The Hobbit in Gaeilge

Exciting news - The Hobbit has been translated into Irish and will be published Real Soon Now! Here is what the first sentence looks like:

I bpoll sa talamh a bhí cónaí ar hobad.
In a hole in the ground there lived a hobbit.

An Hobad will be a valuable addition to all those Hobbit collections out there!

Posted at 09:25 PDT  Link

Sunday, October 2, 2005

Serenity At Last

我的媽和她的瘋狂的外甥都 [Holy mother of god and all her wacky nephews], Serenity is the best movie I've seen in quite a while! If you watched the short-lived TV series Firefly that preceded it, you'll have noticed that Chinese characters and phrases pop up all over the place. There's a long but often-interesting discussion on Hanzi Smatter about the quality and purpose of Chinese in Firefly:

Anyone who's ever seen a show written by Joss Whedon knows that odd uses of dialogue are a favorite toy of his (e.g., "If I see hand touch metal, I swear by my pretty floral bonnet I will end you" = "I swear that I'll kill you if you reach for your gun") -- They enjoy coming up with outlandishly odd curses ("oh, Elephants' flaming farts!") and had those translated into Chinese by a native speaker. No, they're not Chinese curses or phrases -- but they're not English ones, either. They're Whedonisms.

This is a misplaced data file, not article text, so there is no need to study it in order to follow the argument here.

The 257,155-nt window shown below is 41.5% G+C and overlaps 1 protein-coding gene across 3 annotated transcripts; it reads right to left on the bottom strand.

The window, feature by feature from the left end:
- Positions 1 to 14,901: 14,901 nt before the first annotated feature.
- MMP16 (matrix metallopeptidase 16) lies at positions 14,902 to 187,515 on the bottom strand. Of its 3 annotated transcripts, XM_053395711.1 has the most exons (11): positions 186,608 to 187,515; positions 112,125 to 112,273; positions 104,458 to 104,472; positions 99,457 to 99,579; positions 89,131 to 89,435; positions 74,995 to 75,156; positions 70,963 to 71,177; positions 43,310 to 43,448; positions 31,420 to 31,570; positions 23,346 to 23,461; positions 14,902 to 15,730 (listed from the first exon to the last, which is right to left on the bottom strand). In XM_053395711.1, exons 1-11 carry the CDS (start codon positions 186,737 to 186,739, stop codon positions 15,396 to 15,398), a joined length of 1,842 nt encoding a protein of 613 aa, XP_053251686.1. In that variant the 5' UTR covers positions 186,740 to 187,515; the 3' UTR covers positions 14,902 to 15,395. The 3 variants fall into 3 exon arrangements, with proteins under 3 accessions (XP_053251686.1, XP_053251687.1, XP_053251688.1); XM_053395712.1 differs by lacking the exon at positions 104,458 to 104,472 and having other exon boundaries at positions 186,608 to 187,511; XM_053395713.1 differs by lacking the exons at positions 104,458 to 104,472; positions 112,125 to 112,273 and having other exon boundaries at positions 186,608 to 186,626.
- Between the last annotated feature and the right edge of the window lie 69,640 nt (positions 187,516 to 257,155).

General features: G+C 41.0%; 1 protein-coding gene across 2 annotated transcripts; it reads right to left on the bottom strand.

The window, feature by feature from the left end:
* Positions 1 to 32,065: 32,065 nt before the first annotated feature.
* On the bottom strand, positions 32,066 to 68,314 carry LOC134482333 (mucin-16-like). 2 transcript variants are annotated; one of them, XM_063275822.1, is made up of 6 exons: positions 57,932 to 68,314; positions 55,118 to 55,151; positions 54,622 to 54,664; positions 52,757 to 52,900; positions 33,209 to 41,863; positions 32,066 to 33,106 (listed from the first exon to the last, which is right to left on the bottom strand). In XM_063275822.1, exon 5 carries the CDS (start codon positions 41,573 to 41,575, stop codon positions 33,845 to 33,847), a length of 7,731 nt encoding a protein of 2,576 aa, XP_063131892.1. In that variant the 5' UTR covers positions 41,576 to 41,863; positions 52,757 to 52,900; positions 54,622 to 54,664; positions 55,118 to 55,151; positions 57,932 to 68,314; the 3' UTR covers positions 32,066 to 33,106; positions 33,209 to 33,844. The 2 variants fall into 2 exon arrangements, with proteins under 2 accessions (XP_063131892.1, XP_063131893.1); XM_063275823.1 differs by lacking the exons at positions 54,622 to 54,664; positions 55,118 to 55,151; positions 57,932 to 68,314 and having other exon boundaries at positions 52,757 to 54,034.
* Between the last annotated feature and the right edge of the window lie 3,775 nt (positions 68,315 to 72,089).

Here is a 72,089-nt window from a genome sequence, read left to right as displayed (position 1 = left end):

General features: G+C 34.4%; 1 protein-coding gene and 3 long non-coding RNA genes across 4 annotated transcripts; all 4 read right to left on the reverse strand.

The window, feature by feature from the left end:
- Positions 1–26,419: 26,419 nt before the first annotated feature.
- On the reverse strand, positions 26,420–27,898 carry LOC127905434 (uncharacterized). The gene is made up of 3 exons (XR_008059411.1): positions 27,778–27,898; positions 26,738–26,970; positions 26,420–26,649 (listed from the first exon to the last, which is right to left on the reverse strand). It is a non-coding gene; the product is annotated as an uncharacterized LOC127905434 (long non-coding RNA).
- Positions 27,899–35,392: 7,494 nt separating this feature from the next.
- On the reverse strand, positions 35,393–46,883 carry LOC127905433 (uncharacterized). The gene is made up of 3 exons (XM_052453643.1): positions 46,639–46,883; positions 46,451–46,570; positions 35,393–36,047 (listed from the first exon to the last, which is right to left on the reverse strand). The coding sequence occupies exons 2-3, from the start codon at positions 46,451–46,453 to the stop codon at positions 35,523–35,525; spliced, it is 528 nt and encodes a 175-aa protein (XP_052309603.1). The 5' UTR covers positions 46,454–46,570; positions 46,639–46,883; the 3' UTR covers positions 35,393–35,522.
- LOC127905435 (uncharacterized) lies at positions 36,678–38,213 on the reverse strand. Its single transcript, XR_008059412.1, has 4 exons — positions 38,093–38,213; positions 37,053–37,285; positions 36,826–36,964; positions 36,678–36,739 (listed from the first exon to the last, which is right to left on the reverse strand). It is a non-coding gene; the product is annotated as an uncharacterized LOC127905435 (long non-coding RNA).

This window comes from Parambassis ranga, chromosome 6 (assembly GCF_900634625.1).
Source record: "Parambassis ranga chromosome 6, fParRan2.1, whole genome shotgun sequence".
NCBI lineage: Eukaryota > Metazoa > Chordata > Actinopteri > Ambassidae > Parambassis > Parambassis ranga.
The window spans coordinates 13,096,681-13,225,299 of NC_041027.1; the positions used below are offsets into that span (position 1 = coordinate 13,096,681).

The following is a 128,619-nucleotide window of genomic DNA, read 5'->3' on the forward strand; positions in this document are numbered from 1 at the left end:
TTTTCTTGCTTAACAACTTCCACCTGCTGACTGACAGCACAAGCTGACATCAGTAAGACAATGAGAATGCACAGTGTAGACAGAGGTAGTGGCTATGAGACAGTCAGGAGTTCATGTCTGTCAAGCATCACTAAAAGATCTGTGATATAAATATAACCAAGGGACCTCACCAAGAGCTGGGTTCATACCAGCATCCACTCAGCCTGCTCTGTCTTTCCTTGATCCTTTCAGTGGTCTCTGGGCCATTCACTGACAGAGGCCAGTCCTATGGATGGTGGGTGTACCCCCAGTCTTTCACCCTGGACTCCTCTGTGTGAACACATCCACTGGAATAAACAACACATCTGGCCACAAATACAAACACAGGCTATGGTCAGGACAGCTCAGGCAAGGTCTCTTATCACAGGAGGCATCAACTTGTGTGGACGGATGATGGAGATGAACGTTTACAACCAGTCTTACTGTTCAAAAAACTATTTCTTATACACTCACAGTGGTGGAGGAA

And fellow geek Ying has painstakingly annotated every use of Chinese in both Firefly and Serenity in his Chinese Pinyinary:

宁静 [ Traditional: 寧靜 ]
Ning2jing4
"Serenity"
1. on ship's logo, visible at beginning and end of movie
2. in movie logo, on official Serenity movie site
3. in movie logo, towards the end of the first and second American trailers...

And so on, for many well-indexed pages. Master Ying, I bow before your superior geekiness!

Posted at 22:00 PDT  Link

Saturday, October 1, 2005

Bonin up on Creoles

I ran across an interesting article in the Asahi Shimbun about a "new language" spoken in the Bonin Islands that was discovered by Dr. Daniel Long, Associate Professor of Japanese Linguistics at Tokyo Metropolitan University: